These are the collard greens that once spiraled me into full-blown Collard-Related Astonishingly Voracious Eating (CRAVE), a rare-but-not-so-serious ailment. Symptoms include compulsively buying collard greens and garlic, and longingly glancing at Brazilian restaurants. I still relapse pretty frequently.
Spring collards are happily waving their round leaves at me in farmers market stalls these days. Helllooo, collards…
I first tasted collards like these at Tempero do Brasil, a nice Brazilian restaurant on the Ave in Seattle. They’re sliced into as fine ribbons as the knife can manage, and then sautéed simply with garlic, fat and salt. There’s a version with bacon, which I imagine is delicious for those who eat bacon.
I started making these at home, and discovered they’re incredibly simple and quick to make. Just chop the garlic up finely. Use at least a few cloves, and more if you’re a garlic enthusiast. To slice the collards, tear or cut out the stem, all the way up to the top third or so of the leaf where the stem is no longer bulky at all. then, slice the leaf lengthways once. Finally, roll the leaf up and cut very fine slices off the end of the roll until you have thin ribbons of garlic. Sauté in olive oil, salting to taste.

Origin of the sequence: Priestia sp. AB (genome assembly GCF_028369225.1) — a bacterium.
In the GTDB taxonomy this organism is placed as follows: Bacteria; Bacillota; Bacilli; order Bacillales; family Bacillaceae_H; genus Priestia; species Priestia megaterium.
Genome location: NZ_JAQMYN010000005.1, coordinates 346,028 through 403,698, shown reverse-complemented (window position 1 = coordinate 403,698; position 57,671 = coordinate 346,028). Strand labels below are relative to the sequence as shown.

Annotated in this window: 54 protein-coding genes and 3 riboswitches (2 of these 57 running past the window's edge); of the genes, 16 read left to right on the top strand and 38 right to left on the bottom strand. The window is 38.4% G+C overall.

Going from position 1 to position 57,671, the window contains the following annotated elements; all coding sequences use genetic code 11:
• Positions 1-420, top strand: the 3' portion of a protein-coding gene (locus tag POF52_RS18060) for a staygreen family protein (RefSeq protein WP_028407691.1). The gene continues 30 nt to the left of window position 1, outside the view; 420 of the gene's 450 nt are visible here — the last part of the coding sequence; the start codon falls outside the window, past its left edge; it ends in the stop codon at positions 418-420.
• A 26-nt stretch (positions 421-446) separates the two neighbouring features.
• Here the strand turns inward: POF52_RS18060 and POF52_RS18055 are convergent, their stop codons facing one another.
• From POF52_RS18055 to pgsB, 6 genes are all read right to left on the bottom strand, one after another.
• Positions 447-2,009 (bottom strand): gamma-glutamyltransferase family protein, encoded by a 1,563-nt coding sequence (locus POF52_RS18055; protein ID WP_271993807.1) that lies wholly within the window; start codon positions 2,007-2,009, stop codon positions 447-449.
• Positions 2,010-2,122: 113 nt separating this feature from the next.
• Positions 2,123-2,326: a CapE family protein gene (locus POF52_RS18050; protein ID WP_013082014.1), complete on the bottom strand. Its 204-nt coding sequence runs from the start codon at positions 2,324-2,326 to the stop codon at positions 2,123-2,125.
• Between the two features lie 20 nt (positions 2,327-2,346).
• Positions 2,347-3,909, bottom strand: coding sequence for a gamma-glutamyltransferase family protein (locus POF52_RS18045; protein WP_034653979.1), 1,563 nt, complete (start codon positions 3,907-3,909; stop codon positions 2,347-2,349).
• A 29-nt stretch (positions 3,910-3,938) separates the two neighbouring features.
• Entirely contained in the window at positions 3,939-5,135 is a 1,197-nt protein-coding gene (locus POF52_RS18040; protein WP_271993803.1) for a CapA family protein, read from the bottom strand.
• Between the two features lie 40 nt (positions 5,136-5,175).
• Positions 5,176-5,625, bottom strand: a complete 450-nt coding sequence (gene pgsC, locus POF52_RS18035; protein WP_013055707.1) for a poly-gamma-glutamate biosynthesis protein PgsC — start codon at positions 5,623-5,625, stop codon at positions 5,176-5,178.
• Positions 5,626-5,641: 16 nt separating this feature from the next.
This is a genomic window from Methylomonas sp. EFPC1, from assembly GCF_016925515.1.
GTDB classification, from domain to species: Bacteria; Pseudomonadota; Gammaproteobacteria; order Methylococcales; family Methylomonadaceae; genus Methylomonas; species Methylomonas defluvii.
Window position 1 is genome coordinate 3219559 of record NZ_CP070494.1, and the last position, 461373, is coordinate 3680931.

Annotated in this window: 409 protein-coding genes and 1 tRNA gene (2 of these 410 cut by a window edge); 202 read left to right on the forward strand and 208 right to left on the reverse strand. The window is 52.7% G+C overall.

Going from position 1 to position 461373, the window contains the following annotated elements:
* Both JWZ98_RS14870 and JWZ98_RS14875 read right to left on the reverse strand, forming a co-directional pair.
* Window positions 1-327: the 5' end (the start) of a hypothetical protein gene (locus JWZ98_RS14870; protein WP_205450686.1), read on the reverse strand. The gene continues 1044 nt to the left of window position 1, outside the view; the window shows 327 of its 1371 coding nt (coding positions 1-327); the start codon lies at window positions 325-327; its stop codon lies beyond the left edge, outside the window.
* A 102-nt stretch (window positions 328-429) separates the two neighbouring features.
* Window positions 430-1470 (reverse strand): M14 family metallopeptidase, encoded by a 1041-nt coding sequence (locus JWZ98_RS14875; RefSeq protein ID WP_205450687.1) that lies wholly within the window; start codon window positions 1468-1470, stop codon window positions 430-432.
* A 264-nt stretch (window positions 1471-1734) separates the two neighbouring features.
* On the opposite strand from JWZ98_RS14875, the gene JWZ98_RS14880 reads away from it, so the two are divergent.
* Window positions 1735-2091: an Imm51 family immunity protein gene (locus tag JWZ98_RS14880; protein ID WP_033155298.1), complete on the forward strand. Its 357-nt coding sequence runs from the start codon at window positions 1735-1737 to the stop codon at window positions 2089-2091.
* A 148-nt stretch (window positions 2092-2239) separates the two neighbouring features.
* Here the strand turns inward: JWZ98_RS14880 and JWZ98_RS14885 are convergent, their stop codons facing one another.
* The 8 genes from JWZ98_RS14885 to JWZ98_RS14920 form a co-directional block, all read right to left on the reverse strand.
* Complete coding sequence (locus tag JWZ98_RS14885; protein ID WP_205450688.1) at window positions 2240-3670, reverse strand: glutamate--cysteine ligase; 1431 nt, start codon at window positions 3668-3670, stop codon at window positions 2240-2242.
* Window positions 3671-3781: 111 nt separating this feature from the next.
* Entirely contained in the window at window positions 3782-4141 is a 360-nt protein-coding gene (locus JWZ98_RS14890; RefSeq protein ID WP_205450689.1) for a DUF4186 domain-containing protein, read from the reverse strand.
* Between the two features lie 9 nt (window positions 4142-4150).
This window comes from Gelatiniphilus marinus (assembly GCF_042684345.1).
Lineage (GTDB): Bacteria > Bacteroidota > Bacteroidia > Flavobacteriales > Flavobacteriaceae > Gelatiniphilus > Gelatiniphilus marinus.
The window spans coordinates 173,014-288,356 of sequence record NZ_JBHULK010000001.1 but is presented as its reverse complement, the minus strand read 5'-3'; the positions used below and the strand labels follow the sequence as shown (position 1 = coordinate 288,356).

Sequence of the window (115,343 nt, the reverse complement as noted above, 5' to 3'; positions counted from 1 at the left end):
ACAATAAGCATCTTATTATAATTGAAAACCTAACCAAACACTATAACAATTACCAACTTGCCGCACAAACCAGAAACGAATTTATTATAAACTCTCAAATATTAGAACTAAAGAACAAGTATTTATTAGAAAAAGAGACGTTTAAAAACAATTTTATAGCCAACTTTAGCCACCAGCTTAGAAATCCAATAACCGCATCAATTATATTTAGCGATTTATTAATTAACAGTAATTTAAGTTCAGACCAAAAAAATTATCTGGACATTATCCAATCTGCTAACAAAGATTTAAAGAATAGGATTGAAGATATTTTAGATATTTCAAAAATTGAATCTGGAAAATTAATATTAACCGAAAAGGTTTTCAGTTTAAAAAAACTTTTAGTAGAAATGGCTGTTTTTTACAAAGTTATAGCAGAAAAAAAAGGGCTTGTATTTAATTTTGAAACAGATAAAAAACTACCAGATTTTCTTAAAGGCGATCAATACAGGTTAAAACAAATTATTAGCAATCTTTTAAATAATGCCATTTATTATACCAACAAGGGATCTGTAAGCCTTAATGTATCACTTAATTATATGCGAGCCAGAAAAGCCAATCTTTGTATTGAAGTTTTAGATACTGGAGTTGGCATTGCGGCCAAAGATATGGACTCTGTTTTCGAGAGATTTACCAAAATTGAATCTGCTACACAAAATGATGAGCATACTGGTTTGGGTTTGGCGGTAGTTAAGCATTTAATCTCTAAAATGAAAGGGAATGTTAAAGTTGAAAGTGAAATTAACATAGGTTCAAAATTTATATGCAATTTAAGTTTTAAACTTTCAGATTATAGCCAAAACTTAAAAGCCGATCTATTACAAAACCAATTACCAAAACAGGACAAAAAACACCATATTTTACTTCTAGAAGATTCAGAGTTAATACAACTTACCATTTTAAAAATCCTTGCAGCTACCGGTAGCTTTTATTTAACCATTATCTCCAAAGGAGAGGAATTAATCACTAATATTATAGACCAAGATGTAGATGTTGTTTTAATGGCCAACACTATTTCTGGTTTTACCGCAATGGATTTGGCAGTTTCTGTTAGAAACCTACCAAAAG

Collards are thicker than a lot of other greens, and so they hold their chewable texture well. They’re also smooth, giving a nice surface area for garlic, salt, and other flavors to show off.
Because they’re sautéed quickly, these collards stay bright green and retain a fresh, bright flavor. That means they work well as a side dish, providing a refreshing and contrasting taste between bites of fish stews, black beans, chicken dishes, or spicy meats.
Brazilian-Inspired Collard Greens with Garlic
- 1 bunch collard greens
- garlic to taste — between 3 cloves and 1 head
- olive oil
1. Chop garlic fine.
2. Remove ALL stems from collards, all the way up the leaf until the stem is no longer thick.
3. Slice the leaves once lengthways
4. Roll the leaf up and cut VERY thin slices off the roll. Repeat this with all leaves.
5. Heat oil. Add garlic and stir a few seconds. Add collards and stir well, coating the leaves. Sprinkle in salt.
6. Collards should cook only a few minutes. They’re done when all the dull, green raw-looking parts of the leaves have transformed into a bright, glossy, slightly-wilted green. Taste for salt and serve hot.